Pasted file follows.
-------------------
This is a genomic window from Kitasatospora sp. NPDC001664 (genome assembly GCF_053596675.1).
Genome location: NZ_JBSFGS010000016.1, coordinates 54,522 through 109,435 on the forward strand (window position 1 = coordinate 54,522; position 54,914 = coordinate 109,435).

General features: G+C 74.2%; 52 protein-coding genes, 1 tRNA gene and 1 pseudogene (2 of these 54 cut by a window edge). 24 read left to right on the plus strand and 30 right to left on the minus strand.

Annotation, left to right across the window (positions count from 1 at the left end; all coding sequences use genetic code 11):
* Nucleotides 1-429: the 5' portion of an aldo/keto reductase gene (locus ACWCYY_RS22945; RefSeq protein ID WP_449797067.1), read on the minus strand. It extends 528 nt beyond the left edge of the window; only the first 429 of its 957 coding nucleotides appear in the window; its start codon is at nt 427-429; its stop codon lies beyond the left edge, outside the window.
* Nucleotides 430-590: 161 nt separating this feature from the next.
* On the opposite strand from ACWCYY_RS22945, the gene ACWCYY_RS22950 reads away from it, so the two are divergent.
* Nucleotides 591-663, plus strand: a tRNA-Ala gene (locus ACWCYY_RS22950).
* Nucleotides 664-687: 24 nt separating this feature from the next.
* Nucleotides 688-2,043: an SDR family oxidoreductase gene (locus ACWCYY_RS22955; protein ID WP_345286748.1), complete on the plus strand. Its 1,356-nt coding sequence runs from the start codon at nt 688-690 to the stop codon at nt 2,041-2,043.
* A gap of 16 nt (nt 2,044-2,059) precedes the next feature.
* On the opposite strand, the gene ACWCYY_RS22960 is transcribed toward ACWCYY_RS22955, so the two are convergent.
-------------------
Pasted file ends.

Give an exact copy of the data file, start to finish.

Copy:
This is a genomic window from Kitasatospora sp. NPDC001664 (genome assembly GCF_053596675.1).
Genome location: NZ_JBSFGS010000016.1, coordinates 54,522 through 109,435 on the forward strand (window position 1 = coordinate 54,522; position 54,914 = coordinate 109,435).

General features: G+C 74.2%; 52 protein-coding genes, 1 tRNA gene and 1 pseudogene (2 of these 54 cut by a window edge). 24 read left to right on the plus strand and 30 right to left on the minus strand.

Annotation, left to right across the window (positions count from 1 at the left end; all coding sequences use genetic code 11):
* Nucleotides 1-429: the 5' portion of an aldo/keto reductase gene (locus ACWCYY_RS22945; RefSeq protein ID WP_449797067.1), read on the minus strand. It extends 528 nt beyond the left edge of the window; only the first 429 of its 957 coding nucleotides appear in the window; its start codon is at nt 427-429; its stop codon lies beyond the left edge, outside the window.
* Nucleotides 430-590: 161 nt separating this feature from the next.
* On the opposite strand from ACWCYY_RS22945, the gene ACWCYY_RS22950 reads away from it, so the two are divergent.
* Nucleotides 591-663, plus strand: a tRNA-Ala gene (locus ACWCYY_RS22950).
* Nucleotides 664-687: 24 nt separating this feature from the next.
* Nucleotides 688-2,043: an SDR family oxidoreductase gene (locus ACWCYY_RS22955; protein ID WP_345286748.1), complete on the plus strand. Its 1,356-nt coding sequence runs from the start codon at nt 688-690 to the stop codon at nt 2,041-2,043.
* A gap of 16 nt (nt 2,044-2,059) precedes the next feature.
* On the opposite strand, the gene ACWCYY_RS22960 is transcribed toward ACWCYY_RS22955, so the two are convergent.